Ghanaians ought not to also forget that, indeed, it was the then-Vice-President Mills who scandalously spearheaded the JULIET COTTON EPISODE in which a whopping $20million (Twenty-Million American Dollars) was literally gifted – handed over gratis – to an African-American “Welfare Queen” and certified con-artist for the purported cultivation of a non-existent rice plantation in the Volta Region. And today, as substantive premier of Ghana’s Fourth Republic, Tarkwa-Atta has promised to build a full-fledged specialist university for the Volta Region in seven months which is due to open for business on September 1, if we are to take his word for it. Really, does the preceding sound like the promise of a man of integrity?

And then among the executive ranks of his own party, we have Mr. Ekwow Spio-Garbrah who has made a passionate and perennial avocation of constantly reminding Ghanaians that President Mills is damaged goods, as well as an incurably inept administrator running a ramshackle government composed of a “Team-C” caliber of cabinet appointees.

That the editors of the Catalyst and their NDC paymasters have absolutely no laudable sense of what it means to manage a viable democratic culture, is strikingly exemplified by the following quote: “The NPP stood firmly behind one of its communicators in Kumasi, Adu Gyamfi,[sic] who insulted President Mills by describing him as a chimpanzee on Foxx-Fm[,] a private radio station. The whole hierarchy of the party was up in arms against the police when this man who [had] insulted the President was arrested[,] before President Mills subsequently ordered his release.”

Have any of the editors of the Catalyst ever heard of anything called “protected Free Speech” in a salutary democratic political culture? Obviously not; thus in the eyes of the Catalyst’s editors, President Mills is a generous Santa Claus (or Father Christmas) who ought to be rapturously lauded for merely reacting, albeit rather belatedly, to the all-too-pedestrian tenets of democratic culture.

Indeed, the foregoing also quaintly recalls an incident during the 1960s, in which the police was, reportedly, called in to arrest a disgruntled ordinary Ghanaian citizen who had been seen and heard cursing at a portrait of President Nkrumah in a village square.

Anyway, my riposte to the editors of the Catalyst is as follows: What did Messrs. Atta-Mills and Dramani Mahama say or do, by way of a response, when Mr. Rawlings called Nana Akufo-Addo a dwarf? Likewise, what did these same gentlemen do or say, when Dr. Hannah Bissiw called the NPP presidential candidate “a sexy, old fool”? How about when Mr. Kobby Acheampong called Akan cocoa farmers an unenlightened horde of bush rats? Which men, or even women, of integrity in the NDC stood up against this troglodytic discourse of Akatamansoans? And you thought these Catalyst charlatans would see good reason to both shut up and put up!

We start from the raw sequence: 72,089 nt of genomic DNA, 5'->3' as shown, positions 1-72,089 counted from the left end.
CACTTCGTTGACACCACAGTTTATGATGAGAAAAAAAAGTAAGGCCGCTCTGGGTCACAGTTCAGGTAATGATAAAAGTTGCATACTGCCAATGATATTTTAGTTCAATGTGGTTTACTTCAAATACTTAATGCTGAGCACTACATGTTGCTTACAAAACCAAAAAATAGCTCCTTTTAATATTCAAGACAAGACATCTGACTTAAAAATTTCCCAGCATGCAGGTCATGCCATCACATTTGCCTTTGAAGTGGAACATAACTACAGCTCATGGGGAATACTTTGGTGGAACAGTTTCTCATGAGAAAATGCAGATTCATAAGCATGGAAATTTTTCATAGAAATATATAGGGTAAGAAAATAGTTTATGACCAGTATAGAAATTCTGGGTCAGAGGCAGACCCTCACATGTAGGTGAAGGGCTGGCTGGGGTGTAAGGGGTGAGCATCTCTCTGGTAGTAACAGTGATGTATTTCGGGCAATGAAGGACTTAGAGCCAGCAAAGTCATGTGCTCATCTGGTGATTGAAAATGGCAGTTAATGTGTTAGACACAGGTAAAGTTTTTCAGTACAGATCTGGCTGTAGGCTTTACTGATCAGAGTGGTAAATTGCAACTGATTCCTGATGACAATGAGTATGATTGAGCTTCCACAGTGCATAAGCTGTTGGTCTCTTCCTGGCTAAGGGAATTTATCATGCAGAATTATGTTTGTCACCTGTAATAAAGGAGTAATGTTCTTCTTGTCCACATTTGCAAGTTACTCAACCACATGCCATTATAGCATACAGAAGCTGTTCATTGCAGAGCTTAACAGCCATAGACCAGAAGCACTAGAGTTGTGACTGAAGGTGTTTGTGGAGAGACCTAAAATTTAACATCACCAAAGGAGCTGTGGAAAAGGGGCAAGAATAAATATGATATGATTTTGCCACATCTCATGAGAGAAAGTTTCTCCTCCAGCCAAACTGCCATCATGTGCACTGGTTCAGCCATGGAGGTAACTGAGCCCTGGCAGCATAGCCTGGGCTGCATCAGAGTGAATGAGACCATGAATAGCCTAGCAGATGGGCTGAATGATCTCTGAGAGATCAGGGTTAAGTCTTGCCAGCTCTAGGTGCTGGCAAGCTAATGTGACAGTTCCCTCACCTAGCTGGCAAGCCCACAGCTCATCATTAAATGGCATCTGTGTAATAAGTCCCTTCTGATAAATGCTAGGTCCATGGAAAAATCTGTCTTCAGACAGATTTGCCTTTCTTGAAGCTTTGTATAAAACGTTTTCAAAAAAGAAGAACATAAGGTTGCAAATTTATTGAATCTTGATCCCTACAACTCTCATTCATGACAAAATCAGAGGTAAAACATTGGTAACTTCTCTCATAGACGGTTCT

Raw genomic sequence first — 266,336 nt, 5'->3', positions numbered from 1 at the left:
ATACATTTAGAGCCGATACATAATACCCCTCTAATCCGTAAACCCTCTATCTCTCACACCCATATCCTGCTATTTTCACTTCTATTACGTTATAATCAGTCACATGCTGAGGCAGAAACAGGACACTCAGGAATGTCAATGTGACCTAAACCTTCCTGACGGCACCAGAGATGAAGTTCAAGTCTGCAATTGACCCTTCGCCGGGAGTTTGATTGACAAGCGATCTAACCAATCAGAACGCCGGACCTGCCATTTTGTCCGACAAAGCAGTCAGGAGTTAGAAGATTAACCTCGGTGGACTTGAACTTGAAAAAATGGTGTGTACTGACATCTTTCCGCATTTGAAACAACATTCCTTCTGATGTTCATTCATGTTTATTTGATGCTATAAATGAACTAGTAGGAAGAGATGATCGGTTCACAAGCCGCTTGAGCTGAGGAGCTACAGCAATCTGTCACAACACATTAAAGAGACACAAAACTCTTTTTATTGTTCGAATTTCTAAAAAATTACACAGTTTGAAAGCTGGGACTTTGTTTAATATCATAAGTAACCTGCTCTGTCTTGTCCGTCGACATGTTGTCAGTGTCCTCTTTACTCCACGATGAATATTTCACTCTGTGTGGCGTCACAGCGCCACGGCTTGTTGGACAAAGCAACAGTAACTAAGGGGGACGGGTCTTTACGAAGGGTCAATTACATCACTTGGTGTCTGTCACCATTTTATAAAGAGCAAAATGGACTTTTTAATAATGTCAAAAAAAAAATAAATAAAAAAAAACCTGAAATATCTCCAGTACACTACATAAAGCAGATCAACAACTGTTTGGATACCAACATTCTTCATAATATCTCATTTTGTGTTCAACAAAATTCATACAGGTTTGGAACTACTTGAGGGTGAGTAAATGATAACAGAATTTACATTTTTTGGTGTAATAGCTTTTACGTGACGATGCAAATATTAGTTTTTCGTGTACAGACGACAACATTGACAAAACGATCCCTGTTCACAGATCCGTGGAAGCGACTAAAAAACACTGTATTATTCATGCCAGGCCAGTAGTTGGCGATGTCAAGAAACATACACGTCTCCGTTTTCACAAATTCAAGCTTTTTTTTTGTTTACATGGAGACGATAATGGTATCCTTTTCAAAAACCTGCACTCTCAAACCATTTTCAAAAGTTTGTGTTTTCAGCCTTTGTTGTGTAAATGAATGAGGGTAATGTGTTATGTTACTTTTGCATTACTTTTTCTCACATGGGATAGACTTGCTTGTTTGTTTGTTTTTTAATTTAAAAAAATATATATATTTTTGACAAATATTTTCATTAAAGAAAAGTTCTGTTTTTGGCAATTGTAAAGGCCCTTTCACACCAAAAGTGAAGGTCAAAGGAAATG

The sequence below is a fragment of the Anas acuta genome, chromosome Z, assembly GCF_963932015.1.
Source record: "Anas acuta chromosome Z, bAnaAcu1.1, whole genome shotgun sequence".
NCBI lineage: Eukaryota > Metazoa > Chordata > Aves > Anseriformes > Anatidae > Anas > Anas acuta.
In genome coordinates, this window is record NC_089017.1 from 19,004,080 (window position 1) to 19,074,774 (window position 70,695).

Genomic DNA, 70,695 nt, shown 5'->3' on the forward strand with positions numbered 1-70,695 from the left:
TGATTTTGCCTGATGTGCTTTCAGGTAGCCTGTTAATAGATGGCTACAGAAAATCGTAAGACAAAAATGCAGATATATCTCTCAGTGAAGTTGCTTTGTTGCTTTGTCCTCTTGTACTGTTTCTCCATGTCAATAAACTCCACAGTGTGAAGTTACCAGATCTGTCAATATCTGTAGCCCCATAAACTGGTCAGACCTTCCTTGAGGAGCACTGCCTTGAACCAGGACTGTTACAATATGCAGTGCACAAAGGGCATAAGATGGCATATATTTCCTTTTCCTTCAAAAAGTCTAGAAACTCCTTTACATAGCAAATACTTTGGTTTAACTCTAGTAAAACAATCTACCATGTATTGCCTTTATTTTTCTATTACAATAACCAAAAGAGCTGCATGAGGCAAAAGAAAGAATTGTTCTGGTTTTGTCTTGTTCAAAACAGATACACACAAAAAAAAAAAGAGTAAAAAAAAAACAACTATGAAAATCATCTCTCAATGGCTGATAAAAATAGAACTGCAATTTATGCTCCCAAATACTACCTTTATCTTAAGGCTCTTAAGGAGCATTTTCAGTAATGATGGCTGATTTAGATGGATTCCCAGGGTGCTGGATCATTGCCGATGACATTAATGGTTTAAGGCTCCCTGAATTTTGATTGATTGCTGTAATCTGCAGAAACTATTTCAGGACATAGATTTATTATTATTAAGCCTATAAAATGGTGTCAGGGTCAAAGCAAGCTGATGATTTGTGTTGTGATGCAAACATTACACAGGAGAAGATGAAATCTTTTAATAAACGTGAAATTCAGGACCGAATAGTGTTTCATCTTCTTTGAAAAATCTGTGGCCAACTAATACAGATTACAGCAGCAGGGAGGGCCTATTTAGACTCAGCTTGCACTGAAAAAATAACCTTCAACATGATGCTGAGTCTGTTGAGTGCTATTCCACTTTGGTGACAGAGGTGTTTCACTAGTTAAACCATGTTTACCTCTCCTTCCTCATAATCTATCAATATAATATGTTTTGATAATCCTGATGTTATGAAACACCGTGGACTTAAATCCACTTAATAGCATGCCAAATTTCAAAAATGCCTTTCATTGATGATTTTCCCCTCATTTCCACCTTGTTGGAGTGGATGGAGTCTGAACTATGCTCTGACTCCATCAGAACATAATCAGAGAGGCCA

Here is another interesting gripe from the Catalyst editors: “Apart from allegations of drug use, others have also described [Nana Akufo-Addo] as too arrogant and hot-headed for Ghana to be entrusted into his hands as President.” Ouch, I never thought Rawlings-The-Killer-Of-Judges was the epitome of presidential humility in Ghana!

And finally, this farcical quote from the errand boys of Messrs. Atta-Mills and Dramani Mahama: “In a Chronicle report of Friday December 7, 2007, the paper said ‘Mr. Michael Ampong, campaign coordinator for Mr. Alan Kyerematen[,] says Ghana will be plunged into chaos should the New Patriotic Party (NPP) delegates consider Nana Addo Danquah[sic] Akufo-Addo for the flagbearership slot of the party and eventually elected president. According to him, the former Foreign Minister is [too?] arrogant, temperamental and hot-headed for the number one job of the land, the Presidency and therefore it will [sic] be suicidal for the NPP to parade him as its presidential candidate.”

Obviously, the NPP delegates knew far better than both Mr. Coomson and the editors of the Catalyst. And so nearly three years and one dubiously lost election later, Nana Akufo-Addo is still the flagbearer of an even more invigorated New Patriotic Party. What is more, ironically, and to the blistering shame and discredit of the publishers and editors of the Catalyst and their NDC paymasters, today both Messrs. Ampong and Kyerematen are bona fide team members and key operatives of the Akufo-Addo for 2012 presidential campaign.

Then again, what does one expect from the editors of a newspaper who would rather engage in the character assassination of their political opponents than the “bread and barter” questions of competence and common sense? By the way, what is “a veil[sic] threat”?

Kwame Okoampa-Ahoofe, Jr., Ph.D., is Associate Professor of English, Journalism and Creative Writing at Nassau Community College of the State University of New York, Garden City. He is a Governing Board Member of the Accra-based Danquah Institute (DI) and author of “Dr. J. B. Danquah: Architect of Modern Ghana” (, 2005).